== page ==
Boat Review Date: October 2017
Author: Mike Brown
In the late 1960s the Caribbean Reef Runner was the “one day” boat of every offshore fisherman. It was legendary for its poor weather performance and for its stability. In those days Caribbean licence-built Bertrams in Victoria; the Reef Runner used the Bertram 20 hull. A lot has changed since then, but not that hull. Nor has the enormously high resale value.
Caribbean is a conservative company, thinking long and hard before changing anything. Local agent Mansfield Marine is a family of shipwrights, and they have made intelligent modifications to various Caribbean models – many of which have been later incorporated in production models. The review Reef Runner has a combination of Caribbean’s own improvements and Mansfield’s.
Among these are much bigger marlin boards: useful for boarding or diving platforms, of course, and also providing protection for the motor. A motor that in this case is about 50 percent more powerful than the typical unit on an early 70s Runner. The port board has a transom door ahead of it, and both quarters feature removable seats.
A very welcome factory modification has raised the hardtop, something Mansfield used to do themselves. It was long overdue as anyone even slightly over medium height used to stand under it with head cocked to one side. But sitting has much to be said for it in the excellent pedestal swivels provided; the driver’s sitting on a locker, the navigator’s on an icebox that projects to carry a jump seat.
Although the Runner has usually been regarded as primarily a fishing machine, it has the size and fit out to make it a family boat. The fore cabin has adult length V-berths and a flushing toilet. Its rear bulkhead is now in GRP instead of timber and has a lock up door. The cockpit is roomy, so a family overnight could see the kids sleeping in the cabin with mum and dad on air mattresses.
But this is still the excellent fishing friend boat it always was. Under the Z-tread deck covering (a foot-friendly synthetic foam material) are two floodable catch or ballast tanks; at the transom is a 30 litre live bait tank. The lined side pockets are enormous, providing horizontal rod stowage as well as room for more gear than most people take afloat. More rods are accommodated in the hardtop’s rocket launchers.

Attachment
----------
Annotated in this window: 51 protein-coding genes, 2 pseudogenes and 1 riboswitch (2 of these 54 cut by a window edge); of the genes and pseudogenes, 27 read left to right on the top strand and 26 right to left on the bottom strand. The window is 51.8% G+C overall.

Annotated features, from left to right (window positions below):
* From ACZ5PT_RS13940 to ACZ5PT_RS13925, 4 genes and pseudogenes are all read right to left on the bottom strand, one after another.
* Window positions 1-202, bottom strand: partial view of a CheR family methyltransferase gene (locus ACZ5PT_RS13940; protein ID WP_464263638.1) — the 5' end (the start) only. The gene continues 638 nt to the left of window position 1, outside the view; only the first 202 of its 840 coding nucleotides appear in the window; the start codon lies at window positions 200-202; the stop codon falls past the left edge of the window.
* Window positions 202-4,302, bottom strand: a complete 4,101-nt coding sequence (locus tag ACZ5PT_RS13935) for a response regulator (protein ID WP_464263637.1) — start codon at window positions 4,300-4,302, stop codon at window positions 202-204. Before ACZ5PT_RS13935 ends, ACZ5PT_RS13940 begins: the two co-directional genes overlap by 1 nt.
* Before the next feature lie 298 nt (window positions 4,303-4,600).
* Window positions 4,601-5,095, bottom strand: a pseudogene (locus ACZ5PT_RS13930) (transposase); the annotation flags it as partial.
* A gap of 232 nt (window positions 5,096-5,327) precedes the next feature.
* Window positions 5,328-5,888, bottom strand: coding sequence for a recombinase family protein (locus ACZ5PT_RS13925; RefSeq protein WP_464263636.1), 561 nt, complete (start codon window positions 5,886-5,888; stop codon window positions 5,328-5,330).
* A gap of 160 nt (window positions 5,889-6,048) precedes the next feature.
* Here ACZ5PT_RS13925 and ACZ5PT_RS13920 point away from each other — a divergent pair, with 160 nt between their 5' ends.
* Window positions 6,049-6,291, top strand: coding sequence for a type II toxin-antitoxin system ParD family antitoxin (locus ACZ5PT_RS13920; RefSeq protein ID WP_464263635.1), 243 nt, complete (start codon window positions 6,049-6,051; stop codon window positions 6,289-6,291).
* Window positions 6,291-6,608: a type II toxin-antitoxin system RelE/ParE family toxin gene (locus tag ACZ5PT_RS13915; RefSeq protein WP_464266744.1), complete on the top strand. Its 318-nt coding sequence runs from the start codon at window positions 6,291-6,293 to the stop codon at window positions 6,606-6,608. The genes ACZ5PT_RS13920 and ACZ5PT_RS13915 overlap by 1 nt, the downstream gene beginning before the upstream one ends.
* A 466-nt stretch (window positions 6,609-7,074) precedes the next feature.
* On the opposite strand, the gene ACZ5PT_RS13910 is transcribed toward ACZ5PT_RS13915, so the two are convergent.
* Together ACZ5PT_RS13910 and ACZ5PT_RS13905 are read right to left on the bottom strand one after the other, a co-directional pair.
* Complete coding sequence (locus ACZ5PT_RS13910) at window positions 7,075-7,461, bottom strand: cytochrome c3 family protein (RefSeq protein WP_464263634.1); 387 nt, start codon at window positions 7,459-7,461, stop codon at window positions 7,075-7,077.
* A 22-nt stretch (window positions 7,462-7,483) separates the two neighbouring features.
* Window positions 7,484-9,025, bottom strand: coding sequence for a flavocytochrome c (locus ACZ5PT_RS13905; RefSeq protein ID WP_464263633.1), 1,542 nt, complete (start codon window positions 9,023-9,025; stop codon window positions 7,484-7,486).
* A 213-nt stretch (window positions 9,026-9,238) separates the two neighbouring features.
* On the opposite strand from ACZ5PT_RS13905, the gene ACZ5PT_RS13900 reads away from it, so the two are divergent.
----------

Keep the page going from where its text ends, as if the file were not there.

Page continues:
The side grab rails are recessed into the side decks to avoid snags, and those decks are raised high enough above the main deck to make anyone feel secure. At the transom is a removable bait board combined with a ski pole – emphasising family use on off days.
Runner prices vary greatly as many buyers like to add the extras. The most popular of extras is a power windlass, which is fitted locally. This is drum style, with a drum big enough to take a 90 metre anchor line. The buyer of the review boat, although a family man, is a dedicated angler. His extras list is heavy on top of the range electronics. One standard item on board would be an extra on many boats: twin batteries. Alongside a good fuel gauge this is the greatest get-you-home device you can fit.
We had great boating weather on the review day; good in its own way, but not the stuff to reintroduce me to the Runner’s poor weather abilities. We made up for it to some extent by using plenty of throttle. The lusty 175hp Yamaha is a motor the Runner deserves; this boat can use power. The ride was just as I remembered it: first class. As was the manoeuvrability, though this was partly due to the effortless hydraulic steering. Overall enjoyment was enhanced by the deluxe driver’s position. The classy seat set the pace, with wheel and controls falling naturally to the hands, and the gauges and screens to the eyes.
Good stability at rest is of course vital in the fishing role – and very acceptable at any other time. The Runner has it. It is due to the excellent original design, which includes the less than typical beam of 2.35 metres.
A classic design which is also bang up to date.
Average price $85,000
Price as reviewed $100,000
Fuel capacity 220L
Motor fitted 175hp Yamaha